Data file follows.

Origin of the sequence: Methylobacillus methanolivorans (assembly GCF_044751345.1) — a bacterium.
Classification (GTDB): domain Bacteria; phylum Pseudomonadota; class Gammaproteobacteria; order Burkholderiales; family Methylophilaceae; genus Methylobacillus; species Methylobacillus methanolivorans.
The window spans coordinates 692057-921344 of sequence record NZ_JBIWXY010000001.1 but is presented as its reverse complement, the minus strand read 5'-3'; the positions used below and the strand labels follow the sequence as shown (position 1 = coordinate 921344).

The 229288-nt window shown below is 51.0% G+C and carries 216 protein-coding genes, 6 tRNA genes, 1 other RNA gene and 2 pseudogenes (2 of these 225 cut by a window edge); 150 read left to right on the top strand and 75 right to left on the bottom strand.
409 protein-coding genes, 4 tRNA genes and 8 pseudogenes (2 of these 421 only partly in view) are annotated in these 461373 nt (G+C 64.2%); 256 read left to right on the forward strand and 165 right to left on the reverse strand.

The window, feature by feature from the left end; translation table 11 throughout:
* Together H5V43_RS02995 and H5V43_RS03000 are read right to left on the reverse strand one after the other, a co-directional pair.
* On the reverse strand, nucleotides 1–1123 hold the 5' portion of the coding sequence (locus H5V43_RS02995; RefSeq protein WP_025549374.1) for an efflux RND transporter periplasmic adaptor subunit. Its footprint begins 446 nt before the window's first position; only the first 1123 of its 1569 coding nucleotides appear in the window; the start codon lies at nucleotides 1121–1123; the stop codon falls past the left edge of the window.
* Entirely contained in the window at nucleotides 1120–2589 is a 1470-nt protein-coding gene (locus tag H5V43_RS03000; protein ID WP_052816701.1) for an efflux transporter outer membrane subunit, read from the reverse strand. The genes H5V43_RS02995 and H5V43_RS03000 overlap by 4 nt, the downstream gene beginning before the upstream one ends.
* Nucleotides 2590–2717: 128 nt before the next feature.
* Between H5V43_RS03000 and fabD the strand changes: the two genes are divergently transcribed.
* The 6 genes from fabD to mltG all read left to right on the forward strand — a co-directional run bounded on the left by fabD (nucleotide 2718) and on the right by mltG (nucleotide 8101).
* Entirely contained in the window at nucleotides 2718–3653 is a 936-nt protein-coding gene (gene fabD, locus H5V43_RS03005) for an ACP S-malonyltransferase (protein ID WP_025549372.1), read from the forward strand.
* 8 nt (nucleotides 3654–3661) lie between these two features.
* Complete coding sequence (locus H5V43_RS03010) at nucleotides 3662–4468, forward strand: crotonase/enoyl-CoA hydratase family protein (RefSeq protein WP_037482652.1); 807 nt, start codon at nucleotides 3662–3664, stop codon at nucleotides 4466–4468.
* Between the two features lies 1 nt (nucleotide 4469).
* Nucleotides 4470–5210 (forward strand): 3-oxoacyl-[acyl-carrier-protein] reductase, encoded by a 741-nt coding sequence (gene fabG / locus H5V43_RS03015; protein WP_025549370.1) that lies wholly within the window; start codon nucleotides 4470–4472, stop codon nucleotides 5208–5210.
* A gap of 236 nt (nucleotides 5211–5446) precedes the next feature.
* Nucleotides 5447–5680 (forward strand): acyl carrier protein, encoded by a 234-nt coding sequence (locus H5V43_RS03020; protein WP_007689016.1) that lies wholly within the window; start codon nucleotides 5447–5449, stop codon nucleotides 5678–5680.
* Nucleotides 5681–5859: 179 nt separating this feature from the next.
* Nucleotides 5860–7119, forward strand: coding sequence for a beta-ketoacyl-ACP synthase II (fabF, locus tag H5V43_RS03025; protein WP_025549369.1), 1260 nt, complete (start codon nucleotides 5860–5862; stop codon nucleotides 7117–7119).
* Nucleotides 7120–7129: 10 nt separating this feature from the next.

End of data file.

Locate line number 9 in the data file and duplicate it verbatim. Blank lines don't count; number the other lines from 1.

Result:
* Entirely contained in the window at nucleotides 1120–2589 is a 1470-nt protein-coding gene (locus tag H5V43_RS03000; protein ID WP_052816701.1) for an efflux transporter outer membrane subunit, read from the reverse strand. The genes H5V43_RS02995 and H5V43_RS03000 overlap by 4 nt, the downstream gene beginning before the upstream one ends.